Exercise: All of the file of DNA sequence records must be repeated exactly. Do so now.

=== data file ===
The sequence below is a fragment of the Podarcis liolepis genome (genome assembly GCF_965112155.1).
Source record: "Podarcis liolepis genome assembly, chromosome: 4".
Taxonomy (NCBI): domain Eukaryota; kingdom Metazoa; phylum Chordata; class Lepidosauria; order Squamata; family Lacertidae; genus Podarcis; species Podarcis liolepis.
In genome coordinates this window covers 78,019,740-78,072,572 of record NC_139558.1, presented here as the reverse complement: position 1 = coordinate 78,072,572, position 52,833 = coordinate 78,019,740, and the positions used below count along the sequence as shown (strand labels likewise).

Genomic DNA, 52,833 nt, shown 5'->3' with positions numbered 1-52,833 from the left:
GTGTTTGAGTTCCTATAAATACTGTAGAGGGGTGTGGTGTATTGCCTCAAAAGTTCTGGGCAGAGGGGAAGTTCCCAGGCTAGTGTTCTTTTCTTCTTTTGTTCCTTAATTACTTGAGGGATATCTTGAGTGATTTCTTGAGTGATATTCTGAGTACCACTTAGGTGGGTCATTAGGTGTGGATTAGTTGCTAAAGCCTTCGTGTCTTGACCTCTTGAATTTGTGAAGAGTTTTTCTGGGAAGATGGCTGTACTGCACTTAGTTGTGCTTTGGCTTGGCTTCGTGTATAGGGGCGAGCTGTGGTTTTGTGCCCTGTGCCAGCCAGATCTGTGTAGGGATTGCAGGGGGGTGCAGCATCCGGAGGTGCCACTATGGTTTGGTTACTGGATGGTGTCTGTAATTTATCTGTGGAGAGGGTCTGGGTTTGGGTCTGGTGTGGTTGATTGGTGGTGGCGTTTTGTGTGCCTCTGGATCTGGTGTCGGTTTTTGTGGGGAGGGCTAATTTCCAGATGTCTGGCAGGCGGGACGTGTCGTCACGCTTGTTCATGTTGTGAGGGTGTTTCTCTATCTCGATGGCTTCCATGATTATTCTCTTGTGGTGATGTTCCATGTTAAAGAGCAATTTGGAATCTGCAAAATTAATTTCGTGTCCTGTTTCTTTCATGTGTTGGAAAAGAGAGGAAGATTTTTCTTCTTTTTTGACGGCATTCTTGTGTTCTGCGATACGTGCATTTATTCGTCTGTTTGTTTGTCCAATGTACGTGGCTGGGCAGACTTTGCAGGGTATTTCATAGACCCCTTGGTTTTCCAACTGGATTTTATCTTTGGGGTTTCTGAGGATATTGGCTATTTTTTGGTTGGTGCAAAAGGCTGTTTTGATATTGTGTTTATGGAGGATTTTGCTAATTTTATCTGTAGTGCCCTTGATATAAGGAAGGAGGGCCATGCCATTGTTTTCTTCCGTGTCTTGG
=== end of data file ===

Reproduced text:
The sequence below is a fragment of the Podarcis liolepis genome (genome assembly GCF_965112155.1).
Source record: "Podarcis liolepis genome assembly, chromosome: 4".
Taxonomy (NCBI): domain Eukaryota; kingdom Metazoa; phylum Chordata; class Lepidosauria; order Squamata; family Lacertidae; genus Podarcis; species Podarcis liolepis.
In genome coordinates this window covers 78,019,740-78,072,572 of record NC_139558.1, presented here as the reverse complement: position 1 = coordinate 78,072,572, position 52,833 = coordinate 78,019,740, and the positions used below count along the sequence as shown (strand labels likewise).

Genomic DNA, 52,833 nt, shown 5'->3' with positions numbered 1-52,833 from the left:
GTGTTTGAGTTCCTATAAATACTGTAGAGGGGTGTGGTGTATTGCCTCAAAAGTTCTGGGCAGAGGGGAAGTTCCCAGGCTAGTGTTCTTTTCTTCTTTTGTTCCTTAATTACTTGAGGGATATCTTGAGTGATTTCTTGAGTGATATTCTGAGTACCACTTAGGTGGGTCATTAGGTGTGGATTAGTTGCTAAAGCCTTCGTGTCTTGACCTCTTGAATTTGTGAAGAGTTTTTCTGGGAAGATGGCTGTACTGCACTTAGTTGTGCTTTGGCTTGGCTTCGTGTATAGGGGCGAGCTGTGGTTTTGTGCCCTGTGCCAGCCAGATCTGTGTAGGGATTGCAGGGGGGTGCAGCATCCGGAGGTGCCACTATGGTTTGGTTACTGGATGGTGTCTGTAATTTATCTGTGGAGAGGGTCTGGGTTTGGGTCTGGTGTGGTTGATTGGTGGTGGCGTTTTGTGTGCCTCTGGATCTGGTGTCGGTTTTTGTGGGGAGGGCTAATTTCCAGATGTCTGGCAGGCGGGACGTGTCGTCACGCTTGTTCATGTTGTGAGGGTGTTTCTCTATCTCGATGGCTTCCATGATTATTCTCTTGTGGTGATGTTCCATGTTAAAGAGCAATTTGGAATCTGCAAAATTAATTTCGTGTCCTGTTTCTTTCATGTGTTGGAAAAGAGAGGAAGATTTTTCTTCTTTTTTGACGGCATTCTTGTGTTCTGCGATACGTGCATTTATTCGTCTGTTTGTTTGTCCAATGTACGTGGCTGGGCAGACTTTGCAGGGTATTTCATAGACCCCTTGGTTTTCCAACTGGATTTTATCTTTGGGGTTTCTGAGGATATTGGCTATTTTTTGGTTGGTGCAAAAGGCTGTTTTGATATTGTGTTTATGGAGGATTTTGCTAATTTTATCTGTAGTGCCCTTGATATAAGGAAGGAGGGCCATGCCATTGTTTTCTTCCGTGTCTTGG